Living with Worms, Viruses and Daily Security

 
 
By Dennis Fisher  |  Posted 2002-02-11
 
 
 

When Robert Morris unleashed the first self-propagating worm on the Internet in 1988, the state of the art in network security was callback modems, authentication servers such as Kerberos and challenge-response protocols. Technologies such as firewalls, IDS and commercial anti-virus software were still years away.

Experts estimate that within a day, Morris Internet Worm infected approximately 6,000 machines—a huge percentage of the computers connected to the Internet at the time—and cost users as much as $10 million in downtime and cleanup. By contrast, last years Code Red worm, a direct descendant of Morris creation, infected more than 500,000 servers and caused $2.6 billion in damages, according to Computer Economics Inc., in Carlsbad, Calif.

As Internet use has exploded over the past several years—with thousands of users joining the network every day—security vendors have scrambled to keep up. They have made tremendous advances in many areas: We now have intrusion detection system software capable of recognizing and repelling new attacks before they hit a network, cloaking software that can make a given PC invisible to outside attackers and military-grade encryption products available for free.

But even as security technology and human knowledge have progressed at an impressive rate, crackers, virus writers and other malicious attackers have more than kept pace, and, consequently, the state of Internet and network security has gotten steadily worse.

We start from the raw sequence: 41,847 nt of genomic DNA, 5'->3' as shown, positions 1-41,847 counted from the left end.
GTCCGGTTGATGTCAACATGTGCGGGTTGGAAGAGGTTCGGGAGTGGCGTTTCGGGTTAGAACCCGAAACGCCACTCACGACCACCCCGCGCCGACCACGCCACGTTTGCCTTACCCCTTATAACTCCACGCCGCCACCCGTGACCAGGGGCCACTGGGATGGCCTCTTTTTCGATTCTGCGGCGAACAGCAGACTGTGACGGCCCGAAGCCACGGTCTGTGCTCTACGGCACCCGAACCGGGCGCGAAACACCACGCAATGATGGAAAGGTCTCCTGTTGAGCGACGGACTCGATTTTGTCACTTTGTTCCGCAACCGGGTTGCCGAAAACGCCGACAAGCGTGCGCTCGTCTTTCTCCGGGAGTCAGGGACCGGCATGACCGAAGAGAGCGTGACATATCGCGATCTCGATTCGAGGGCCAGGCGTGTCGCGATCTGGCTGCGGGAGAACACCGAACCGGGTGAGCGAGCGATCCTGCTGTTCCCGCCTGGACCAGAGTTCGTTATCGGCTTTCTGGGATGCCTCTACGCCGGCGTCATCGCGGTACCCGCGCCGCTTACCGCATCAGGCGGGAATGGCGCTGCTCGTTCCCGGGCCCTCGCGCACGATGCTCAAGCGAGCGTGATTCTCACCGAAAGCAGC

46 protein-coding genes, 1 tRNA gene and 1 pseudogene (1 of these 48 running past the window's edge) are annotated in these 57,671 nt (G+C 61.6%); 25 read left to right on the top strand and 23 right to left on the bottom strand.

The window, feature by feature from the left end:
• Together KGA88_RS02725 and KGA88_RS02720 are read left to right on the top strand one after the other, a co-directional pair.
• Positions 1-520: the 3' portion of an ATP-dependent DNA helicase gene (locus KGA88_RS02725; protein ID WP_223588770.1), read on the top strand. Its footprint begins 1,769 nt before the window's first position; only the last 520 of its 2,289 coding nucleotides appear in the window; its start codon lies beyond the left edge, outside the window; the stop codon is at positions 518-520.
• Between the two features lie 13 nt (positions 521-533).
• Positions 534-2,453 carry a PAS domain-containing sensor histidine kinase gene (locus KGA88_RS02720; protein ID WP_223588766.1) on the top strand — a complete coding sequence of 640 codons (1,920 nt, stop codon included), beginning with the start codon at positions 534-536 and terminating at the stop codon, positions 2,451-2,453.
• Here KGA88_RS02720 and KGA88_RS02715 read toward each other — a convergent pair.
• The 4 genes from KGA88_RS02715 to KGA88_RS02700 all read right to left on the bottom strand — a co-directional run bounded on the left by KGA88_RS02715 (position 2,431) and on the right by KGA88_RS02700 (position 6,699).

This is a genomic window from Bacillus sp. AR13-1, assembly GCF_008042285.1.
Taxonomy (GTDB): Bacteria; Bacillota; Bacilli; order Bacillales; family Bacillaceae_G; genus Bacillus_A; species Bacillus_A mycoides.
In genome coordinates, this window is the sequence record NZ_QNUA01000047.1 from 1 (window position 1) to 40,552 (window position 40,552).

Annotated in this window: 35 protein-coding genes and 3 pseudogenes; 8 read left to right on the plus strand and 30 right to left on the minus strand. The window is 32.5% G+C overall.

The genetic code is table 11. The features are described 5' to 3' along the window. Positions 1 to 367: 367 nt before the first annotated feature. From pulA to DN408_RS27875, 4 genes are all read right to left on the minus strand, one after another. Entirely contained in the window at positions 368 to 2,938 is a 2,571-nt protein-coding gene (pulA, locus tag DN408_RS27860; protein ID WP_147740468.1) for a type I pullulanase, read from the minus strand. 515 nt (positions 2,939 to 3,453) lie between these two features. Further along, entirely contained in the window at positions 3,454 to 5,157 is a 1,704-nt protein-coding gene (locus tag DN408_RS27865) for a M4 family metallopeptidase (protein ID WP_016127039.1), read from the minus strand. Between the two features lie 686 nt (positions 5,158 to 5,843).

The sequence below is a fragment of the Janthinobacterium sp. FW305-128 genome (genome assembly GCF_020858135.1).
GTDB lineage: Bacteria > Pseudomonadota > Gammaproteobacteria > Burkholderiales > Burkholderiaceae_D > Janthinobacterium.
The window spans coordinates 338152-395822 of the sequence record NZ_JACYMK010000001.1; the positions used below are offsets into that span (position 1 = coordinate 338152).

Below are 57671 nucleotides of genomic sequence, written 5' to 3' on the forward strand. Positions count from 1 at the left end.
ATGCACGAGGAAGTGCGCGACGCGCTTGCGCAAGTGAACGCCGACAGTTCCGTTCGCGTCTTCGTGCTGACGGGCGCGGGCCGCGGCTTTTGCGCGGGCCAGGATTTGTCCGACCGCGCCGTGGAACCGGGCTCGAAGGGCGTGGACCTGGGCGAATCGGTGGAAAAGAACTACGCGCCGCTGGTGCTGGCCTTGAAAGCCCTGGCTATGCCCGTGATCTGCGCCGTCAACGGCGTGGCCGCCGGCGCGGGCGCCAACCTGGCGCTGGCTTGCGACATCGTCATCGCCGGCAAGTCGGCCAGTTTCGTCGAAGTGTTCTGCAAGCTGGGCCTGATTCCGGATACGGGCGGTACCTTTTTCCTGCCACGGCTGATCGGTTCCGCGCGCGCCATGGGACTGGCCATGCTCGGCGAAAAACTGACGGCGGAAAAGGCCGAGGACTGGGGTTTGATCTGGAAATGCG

While any number of factors have contributed to this state of affairs, experts say they can be boiled down to two main problems: overly complex software and sloppy development practices.

"Its like an arms race," said Peggy Weigle, CEO of Sanctum Inc., an application security vendor based in Santa Clara, Calif. "Companies have been very slow to deploy security technologies. Hackers are using automated tools, and companies are trying to solve the problems manually. Companies believe that if they have a firewall in place, theyre secure. Not true. Hackers are like water; they seek the path of least resistance."

Microsoft Corp., which users and security experts often cite as a prime example of insecure coding practices and needlessly complex software, last month announced that security is now its top internal priority. In an internal memo, Bill Gates, chairman and chief software architect of the Redmond, Wash., company, went so far as to direct that everyone who writes a single line of code for the companys new .Net Framework must go through a monthlong security training course.

Of course, Microsoft has made such pronouncements before. In October, Jim Allchin, group vice president of the Windows Platform Group, told eWeek that Windows XP would be the companys most secure operating system to date.